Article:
There are hospitals that have stopped doing it, but many others continue with this usual practice when the woman is going to give birth. This is the enema and shaving of the pubic hair in the perineum area at the time of admission to the hospital , prior to childbirth .
Why are these practices carried out? Are they really necessary? Let’s see what the experts and scientific evidence say.
Pubic or perineal slit
When entering the hospital to give birth, some centers contemplate in their protocol that the nurse shave the pregnant woman’s pubic hair with a razor. It is usually done in the lower area of the vagina, around the vulva, where the baby’s head will come out.
According to the SEGO, “removing the hair from this area allows for better cleaning and asepsis and facilitates the suturing of the incision” in the event that you undergo an episiotomy at the time of delivery.
Enema before childbirth
Along with shaving, when entering the hospital to give birth and settle in the room, the nurse gives the pregnant woman an enema to empty the intestine. Not all maternity hospitals have it implemented as a routine practice, but it is still done in some.
The objective of this practice, according to the SEGO, is “to produce the evacuation and cleaning of the intestine so that, at the time of delivery, when there is great pressure from the head of the fetus on the rectum, there is no exit of feces, which is an uncomfortable situation for the mother, also contaminating the surgical field, the vulva, and even the baby”.
Clarifies that some women prefer to place the enema at home and go to the hospital with an empty intestine.
What do the WHO and the EAPN say?
To date, they are not practices recommended by the WHO , and this is detailed in its 56 recommendations for care during childbirth, for a positive childbirth experience published in 2018.
Specifically, in point 14 it says:
Routine pubic or perineal shaving before vaginal delivery is not recommended.
And at point 15:
Enemas are not recommended to reduce the use of labor augmentation.
Also in the Normal Childbirth Care Strategy, revised in 2015, the routine administration of an enema to the pregnant woman is discouraged , and it is only recommended to optionally apply prior information, if the woman so wishes.
It also advises avoiding the routine practice of perineal shaving for women in labor. And it clarifies that, optionally, if it is considered necessary in case of suture, the area can be partially shaved.
What do the studies say about the enema and shaving? Are they really necessary?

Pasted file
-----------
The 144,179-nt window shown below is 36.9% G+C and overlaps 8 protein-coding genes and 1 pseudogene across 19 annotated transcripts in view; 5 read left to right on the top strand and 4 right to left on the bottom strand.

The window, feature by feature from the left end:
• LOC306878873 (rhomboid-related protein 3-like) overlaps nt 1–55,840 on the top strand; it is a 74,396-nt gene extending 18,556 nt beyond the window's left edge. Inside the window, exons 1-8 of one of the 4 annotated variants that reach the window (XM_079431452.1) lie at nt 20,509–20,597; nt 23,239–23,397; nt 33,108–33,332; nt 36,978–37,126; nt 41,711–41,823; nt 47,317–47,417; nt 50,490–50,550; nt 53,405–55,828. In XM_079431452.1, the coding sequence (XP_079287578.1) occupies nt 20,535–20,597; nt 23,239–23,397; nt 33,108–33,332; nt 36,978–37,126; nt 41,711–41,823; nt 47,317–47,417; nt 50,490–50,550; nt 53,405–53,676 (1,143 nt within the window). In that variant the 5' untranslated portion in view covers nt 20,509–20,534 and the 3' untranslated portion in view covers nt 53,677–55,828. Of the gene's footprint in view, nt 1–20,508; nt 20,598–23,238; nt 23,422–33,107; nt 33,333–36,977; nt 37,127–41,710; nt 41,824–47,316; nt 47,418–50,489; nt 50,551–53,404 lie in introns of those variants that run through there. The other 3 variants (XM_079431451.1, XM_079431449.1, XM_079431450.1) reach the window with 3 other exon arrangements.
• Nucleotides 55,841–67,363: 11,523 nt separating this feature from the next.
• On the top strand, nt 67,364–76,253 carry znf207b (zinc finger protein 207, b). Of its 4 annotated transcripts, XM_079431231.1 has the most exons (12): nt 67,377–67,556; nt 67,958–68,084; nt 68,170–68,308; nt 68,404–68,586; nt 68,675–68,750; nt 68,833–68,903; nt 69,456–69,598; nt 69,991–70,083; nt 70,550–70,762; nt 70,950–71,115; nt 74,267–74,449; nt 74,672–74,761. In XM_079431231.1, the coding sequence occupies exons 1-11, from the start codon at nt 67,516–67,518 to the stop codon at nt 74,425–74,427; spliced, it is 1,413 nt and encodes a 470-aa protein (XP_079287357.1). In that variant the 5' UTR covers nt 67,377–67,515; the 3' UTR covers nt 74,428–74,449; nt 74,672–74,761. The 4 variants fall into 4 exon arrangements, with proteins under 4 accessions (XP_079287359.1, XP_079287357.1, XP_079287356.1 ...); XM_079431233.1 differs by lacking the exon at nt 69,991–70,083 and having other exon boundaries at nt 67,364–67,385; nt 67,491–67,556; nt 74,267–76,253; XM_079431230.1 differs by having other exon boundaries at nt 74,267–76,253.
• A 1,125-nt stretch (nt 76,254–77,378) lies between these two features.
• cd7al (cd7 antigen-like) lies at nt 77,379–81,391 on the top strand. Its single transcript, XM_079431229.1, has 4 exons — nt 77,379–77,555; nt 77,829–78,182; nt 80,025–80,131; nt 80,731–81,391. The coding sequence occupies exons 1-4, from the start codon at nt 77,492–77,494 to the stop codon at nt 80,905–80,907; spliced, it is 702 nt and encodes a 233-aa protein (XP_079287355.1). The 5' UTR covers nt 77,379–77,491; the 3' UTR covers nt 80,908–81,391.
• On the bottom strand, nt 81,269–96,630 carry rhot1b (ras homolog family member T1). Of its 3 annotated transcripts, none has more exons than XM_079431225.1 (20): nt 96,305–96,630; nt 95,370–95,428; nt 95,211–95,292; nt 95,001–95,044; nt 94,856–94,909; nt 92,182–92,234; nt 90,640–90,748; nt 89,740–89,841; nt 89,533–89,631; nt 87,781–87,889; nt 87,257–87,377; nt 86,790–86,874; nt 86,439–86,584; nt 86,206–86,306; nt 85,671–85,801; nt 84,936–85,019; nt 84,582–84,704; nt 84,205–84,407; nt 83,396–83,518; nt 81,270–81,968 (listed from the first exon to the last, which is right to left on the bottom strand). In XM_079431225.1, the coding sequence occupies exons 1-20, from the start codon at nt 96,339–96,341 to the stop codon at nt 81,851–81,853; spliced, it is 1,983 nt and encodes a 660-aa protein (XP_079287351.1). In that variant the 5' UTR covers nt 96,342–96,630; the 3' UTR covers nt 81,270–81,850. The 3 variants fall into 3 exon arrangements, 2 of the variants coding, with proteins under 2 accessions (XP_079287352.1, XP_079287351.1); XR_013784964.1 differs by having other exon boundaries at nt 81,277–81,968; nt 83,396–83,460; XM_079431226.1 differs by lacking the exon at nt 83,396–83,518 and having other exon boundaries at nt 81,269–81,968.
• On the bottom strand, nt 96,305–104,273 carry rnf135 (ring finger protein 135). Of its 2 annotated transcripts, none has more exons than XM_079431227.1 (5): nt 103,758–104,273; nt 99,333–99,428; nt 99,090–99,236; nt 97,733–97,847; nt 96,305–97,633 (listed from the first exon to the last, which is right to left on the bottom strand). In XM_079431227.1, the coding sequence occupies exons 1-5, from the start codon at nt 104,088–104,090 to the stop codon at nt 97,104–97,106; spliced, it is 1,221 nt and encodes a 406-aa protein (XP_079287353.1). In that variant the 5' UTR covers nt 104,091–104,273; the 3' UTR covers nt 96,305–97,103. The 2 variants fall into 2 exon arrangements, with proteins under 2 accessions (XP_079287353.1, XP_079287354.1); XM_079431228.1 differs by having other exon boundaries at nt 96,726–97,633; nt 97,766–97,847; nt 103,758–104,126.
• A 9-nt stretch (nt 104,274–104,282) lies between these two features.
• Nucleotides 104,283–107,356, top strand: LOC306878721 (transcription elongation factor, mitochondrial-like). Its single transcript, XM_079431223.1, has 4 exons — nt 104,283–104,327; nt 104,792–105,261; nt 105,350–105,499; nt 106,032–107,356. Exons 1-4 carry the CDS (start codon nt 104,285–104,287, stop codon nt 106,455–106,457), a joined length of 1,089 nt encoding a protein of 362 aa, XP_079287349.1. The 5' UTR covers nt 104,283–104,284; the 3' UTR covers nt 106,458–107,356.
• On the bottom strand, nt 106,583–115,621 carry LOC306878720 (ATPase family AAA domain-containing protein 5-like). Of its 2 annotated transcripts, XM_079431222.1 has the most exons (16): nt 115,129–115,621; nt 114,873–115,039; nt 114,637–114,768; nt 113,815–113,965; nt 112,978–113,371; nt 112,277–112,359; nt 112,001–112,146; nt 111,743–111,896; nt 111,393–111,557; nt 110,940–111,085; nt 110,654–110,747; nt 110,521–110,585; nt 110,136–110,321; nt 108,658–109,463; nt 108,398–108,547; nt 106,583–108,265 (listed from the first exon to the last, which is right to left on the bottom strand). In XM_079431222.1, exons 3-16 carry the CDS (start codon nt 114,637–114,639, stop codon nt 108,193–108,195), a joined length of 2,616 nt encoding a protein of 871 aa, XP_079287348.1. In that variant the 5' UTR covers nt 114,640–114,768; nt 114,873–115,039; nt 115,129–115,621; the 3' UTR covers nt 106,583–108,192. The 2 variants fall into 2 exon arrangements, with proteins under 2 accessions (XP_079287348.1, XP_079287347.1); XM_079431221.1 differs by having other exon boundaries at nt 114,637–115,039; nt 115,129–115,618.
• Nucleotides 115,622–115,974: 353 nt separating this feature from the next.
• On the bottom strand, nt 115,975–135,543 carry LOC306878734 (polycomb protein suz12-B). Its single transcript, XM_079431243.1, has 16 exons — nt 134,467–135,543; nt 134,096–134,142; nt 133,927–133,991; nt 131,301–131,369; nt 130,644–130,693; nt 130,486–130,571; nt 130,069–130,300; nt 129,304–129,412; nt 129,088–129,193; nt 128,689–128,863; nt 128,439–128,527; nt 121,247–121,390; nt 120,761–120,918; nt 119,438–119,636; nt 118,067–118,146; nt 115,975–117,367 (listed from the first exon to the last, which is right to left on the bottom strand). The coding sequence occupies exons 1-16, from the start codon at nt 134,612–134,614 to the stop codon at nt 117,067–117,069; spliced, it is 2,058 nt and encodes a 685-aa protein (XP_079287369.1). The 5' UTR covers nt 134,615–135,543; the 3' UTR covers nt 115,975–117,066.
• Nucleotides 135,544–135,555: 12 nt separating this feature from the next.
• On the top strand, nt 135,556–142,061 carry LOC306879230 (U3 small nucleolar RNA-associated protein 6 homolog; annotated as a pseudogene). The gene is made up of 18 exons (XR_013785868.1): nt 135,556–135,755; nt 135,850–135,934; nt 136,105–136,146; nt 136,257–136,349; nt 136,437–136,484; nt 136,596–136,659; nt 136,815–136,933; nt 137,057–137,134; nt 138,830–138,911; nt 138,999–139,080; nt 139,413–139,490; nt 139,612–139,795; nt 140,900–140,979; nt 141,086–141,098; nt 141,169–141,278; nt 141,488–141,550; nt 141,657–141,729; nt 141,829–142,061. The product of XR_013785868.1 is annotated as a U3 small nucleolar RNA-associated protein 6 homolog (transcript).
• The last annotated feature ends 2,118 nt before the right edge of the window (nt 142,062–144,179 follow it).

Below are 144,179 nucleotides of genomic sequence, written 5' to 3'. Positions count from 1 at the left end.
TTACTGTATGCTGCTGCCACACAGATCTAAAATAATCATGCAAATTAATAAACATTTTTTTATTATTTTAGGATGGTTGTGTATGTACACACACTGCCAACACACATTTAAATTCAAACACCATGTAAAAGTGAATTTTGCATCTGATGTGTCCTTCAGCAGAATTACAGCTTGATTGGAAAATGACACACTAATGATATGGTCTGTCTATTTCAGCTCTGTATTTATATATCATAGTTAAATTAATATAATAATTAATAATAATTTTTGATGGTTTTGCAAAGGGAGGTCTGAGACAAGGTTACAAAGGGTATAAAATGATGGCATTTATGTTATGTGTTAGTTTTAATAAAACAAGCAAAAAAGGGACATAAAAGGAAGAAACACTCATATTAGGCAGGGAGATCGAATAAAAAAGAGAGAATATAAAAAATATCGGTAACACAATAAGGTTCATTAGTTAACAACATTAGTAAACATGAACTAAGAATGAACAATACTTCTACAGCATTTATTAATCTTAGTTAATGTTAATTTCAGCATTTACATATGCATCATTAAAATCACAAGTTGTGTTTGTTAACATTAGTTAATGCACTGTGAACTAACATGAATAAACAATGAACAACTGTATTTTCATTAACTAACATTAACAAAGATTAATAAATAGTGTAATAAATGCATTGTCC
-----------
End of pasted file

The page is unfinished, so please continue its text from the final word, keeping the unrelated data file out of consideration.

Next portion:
The evidence speaks against the routine use of enemas during labour. A review of studies published in the online edition of The Cochrane Library in 2013 concludes that the enema is not necessary , that it does not reduce the rates of infection due to injuries in the mother or the baby, nor does it improve the experience of childbirth for the woman.
The latter found that there were no significant differences between the rates of infections due to lesions in the perineum and infections in the babies of women who received enemas and those who did not, nor that the use of enemas has modified the rate of pediatric respiratory infections.
Regarding shaving , the available evidence is insufficient to recommend performing perineal shaving in parturients for the prevention of perineal infections. And its practice is considered unjustified due to the discomfort it causes, such as itching when hair grows back, which will be added to the typical postpartum discomfort.
In addition, various studies warn that shaving increases the risk of perineum infections, because by destroying the local defense mechanisms and the possible injuries that can be caused, they open the door to the germs that cause the infection.
In conclusion, neither the enema nor the shaving prior to childbirth are justified practices based on scientific evidence . However, the enema can be administered to the mother before delivery if, after informing her, she prefers it for comfort or has a lot of retained stool that prevents the descent of the baby’s head.
Regarding shaving, if the woman so chooses, she can shave beforehand at home, or as an option it can be done at the time of suturing the episiotomy if necessary, and the mother consents.